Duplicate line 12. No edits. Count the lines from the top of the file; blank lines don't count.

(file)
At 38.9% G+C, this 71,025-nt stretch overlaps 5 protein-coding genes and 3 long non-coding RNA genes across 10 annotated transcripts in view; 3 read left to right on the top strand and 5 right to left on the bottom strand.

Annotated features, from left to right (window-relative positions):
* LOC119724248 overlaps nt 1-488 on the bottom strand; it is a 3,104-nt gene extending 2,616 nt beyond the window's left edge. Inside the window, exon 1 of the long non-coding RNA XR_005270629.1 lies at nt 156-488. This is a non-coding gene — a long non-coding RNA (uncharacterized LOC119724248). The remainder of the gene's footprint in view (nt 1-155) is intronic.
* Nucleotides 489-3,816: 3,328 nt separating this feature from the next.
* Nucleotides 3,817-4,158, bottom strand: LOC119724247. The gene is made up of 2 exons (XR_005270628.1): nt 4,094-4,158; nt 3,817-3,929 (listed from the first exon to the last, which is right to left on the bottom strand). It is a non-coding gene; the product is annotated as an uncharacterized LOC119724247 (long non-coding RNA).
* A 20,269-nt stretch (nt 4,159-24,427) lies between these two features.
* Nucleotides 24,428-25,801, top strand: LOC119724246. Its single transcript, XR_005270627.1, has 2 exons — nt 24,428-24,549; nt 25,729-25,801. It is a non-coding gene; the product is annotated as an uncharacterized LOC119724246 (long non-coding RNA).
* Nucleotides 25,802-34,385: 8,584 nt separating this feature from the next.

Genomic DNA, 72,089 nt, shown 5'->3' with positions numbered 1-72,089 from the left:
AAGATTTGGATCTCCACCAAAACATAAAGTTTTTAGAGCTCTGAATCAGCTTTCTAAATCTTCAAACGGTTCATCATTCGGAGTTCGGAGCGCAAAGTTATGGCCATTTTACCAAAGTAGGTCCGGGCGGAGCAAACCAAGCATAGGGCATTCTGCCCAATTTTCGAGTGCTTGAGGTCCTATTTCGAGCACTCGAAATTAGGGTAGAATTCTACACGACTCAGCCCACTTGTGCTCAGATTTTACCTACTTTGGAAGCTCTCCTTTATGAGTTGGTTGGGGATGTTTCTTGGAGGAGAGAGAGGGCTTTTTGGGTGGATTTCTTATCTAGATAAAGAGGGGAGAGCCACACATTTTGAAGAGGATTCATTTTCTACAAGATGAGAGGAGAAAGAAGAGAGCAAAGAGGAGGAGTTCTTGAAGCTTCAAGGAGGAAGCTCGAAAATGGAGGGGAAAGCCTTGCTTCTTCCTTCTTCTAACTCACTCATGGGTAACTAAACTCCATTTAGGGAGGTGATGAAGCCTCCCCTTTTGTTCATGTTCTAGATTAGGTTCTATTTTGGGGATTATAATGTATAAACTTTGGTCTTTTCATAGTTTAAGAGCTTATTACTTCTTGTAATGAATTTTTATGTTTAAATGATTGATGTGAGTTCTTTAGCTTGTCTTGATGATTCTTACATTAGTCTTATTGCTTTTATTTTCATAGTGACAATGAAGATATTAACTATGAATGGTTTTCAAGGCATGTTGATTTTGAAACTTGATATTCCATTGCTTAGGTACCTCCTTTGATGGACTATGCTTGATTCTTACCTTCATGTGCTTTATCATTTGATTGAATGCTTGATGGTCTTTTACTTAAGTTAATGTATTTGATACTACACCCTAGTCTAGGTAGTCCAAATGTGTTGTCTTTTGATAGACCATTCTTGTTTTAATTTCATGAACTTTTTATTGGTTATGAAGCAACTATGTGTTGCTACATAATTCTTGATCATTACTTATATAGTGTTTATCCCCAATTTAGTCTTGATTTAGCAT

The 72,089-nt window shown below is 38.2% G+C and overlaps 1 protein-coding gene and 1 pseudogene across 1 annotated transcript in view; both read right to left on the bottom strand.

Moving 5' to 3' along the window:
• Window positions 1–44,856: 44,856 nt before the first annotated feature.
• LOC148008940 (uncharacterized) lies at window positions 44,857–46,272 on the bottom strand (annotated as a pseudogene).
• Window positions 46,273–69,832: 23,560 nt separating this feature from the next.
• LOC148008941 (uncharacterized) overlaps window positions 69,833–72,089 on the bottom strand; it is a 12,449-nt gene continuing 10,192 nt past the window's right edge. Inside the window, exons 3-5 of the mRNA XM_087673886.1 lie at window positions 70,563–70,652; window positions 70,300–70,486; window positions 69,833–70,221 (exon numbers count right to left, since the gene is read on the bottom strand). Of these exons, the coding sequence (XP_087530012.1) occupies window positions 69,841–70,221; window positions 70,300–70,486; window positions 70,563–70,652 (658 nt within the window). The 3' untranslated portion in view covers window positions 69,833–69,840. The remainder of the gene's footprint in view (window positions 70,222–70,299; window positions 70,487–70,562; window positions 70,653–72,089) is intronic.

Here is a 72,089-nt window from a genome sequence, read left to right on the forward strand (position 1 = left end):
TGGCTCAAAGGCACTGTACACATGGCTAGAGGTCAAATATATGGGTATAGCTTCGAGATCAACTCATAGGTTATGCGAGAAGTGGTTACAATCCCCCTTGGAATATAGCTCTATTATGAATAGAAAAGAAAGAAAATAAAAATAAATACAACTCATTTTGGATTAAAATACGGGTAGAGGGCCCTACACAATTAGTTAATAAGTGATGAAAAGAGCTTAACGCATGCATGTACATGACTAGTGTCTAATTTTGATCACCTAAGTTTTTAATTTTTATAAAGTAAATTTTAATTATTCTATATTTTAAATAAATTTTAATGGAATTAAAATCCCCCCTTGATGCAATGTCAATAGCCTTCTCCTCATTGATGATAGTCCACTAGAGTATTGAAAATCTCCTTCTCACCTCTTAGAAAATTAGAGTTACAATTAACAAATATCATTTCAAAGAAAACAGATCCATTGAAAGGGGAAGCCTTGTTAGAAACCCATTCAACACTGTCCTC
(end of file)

Moving 5' to 3' along the window: